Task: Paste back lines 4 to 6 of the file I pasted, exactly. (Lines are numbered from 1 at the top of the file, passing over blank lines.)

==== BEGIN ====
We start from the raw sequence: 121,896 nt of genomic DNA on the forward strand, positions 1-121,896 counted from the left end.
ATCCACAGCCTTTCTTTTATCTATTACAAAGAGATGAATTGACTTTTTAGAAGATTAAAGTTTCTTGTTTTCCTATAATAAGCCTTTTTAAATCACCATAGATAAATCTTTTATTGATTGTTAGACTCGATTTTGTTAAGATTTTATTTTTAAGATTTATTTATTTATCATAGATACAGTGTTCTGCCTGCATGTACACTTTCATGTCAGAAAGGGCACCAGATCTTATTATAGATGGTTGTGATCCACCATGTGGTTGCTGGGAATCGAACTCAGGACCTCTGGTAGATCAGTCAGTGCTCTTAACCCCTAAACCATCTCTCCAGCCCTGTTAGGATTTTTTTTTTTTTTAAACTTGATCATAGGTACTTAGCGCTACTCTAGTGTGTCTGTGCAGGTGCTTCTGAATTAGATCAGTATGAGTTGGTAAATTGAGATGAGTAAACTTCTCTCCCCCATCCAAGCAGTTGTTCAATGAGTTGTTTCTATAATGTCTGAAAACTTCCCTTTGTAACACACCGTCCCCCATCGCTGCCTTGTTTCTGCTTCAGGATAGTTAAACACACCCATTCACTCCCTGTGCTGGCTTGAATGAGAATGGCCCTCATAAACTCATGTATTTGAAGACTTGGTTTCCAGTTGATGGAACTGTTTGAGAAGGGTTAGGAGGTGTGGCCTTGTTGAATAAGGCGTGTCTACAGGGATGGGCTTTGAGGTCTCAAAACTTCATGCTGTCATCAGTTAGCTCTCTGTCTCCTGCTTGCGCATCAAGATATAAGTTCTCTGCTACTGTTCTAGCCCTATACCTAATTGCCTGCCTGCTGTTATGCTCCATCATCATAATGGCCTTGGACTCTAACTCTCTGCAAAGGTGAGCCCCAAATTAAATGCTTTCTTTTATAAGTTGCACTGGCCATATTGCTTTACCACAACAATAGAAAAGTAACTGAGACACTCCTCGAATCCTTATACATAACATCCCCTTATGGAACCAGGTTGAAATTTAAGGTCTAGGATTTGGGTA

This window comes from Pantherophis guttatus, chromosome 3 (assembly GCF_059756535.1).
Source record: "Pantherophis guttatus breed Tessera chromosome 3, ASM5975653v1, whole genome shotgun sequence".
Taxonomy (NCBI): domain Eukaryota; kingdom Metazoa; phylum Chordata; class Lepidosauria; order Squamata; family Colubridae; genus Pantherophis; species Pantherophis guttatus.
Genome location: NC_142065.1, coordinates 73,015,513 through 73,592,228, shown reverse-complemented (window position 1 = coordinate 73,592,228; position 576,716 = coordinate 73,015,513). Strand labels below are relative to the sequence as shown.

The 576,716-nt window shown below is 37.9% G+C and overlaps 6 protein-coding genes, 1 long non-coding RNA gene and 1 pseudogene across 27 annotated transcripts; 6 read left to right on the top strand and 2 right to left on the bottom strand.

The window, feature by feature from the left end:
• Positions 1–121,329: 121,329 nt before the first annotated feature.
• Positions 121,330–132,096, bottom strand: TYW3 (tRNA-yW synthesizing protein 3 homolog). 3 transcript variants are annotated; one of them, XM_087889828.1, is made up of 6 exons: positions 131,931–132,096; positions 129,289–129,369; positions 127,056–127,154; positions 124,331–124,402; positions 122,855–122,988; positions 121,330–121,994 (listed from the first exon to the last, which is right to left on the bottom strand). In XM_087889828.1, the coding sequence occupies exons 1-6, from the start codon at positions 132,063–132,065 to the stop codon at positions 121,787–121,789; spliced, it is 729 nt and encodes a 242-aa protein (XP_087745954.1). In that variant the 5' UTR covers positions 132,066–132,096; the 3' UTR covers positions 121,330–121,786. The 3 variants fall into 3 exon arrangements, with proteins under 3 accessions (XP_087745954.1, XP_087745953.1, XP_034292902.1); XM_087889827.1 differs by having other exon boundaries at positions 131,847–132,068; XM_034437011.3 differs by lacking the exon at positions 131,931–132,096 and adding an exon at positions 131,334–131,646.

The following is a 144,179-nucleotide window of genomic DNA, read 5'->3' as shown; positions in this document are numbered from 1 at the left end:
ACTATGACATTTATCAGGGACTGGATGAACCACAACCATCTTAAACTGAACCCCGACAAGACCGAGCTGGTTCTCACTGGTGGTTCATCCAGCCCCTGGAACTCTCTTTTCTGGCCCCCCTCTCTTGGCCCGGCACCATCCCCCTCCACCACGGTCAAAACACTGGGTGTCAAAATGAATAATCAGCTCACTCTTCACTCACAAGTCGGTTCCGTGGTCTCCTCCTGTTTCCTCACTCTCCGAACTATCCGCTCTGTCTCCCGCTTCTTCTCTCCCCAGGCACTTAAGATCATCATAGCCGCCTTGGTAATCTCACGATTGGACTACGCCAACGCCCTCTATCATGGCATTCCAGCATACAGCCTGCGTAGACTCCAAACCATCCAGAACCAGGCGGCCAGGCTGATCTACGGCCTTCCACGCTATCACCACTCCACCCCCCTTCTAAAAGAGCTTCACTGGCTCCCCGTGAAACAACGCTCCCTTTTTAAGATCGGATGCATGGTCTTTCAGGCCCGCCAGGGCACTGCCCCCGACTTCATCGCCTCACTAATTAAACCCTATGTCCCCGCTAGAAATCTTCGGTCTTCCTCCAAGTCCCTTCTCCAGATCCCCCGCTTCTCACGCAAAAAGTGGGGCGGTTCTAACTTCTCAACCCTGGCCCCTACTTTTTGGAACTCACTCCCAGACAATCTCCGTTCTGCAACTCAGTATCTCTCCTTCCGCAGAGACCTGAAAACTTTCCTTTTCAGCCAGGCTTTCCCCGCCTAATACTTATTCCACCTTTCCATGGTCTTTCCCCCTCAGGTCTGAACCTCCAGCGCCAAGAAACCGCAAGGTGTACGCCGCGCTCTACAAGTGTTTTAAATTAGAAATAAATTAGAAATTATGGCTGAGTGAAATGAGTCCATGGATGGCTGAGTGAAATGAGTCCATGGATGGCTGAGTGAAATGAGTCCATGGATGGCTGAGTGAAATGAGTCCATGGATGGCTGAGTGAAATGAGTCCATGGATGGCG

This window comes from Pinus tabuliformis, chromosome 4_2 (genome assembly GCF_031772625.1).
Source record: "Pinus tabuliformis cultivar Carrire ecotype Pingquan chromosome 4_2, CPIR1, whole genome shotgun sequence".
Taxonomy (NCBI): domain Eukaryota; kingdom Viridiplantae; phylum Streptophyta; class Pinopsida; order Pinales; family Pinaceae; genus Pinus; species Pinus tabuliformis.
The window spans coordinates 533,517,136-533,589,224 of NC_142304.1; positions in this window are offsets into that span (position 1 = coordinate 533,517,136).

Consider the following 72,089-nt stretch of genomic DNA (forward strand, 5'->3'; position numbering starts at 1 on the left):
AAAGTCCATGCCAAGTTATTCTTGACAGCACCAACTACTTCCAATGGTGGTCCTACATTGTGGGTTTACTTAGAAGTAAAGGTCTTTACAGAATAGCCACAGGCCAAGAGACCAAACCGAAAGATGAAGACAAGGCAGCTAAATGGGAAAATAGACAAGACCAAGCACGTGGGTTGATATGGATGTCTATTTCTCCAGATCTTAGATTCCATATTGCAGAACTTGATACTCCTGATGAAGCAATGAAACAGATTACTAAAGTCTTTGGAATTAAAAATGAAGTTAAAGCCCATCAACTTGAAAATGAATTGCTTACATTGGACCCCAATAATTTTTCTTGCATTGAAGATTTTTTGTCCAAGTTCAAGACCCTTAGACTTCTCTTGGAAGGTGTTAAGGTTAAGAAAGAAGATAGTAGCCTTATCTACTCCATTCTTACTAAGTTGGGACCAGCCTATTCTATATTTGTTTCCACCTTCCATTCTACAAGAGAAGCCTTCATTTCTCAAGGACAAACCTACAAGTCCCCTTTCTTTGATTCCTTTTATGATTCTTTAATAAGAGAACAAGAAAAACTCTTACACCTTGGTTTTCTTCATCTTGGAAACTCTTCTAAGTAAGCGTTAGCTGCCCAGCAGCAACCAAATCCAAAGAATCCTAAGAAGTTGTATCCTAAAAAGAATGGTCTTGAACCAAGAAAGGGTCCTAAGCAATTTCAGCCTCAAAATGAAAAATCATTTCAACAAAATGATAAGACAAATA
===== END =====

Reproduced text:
Source record: "Pantherophis guttatus breed Tessera chromosome 3, ASM5975653v1, whole genome shotgun sequence".
Taxonomy (NCBI): domain Eukaryota; kingdom Metazoa; phylum Chordata; class Lepidosauria; order Squamata; family Colubridae; genus Pantherophis; species Pantherophis guttatus.
Genome location: NC_142065.1, coordinates 73,015,513 through 73,592,228, shown reverse-complemented (window position 1 = coordinate 73,592,228; position 576,716 = coordinate 73,015,513). Strand labels below are relative to the sequence as shown.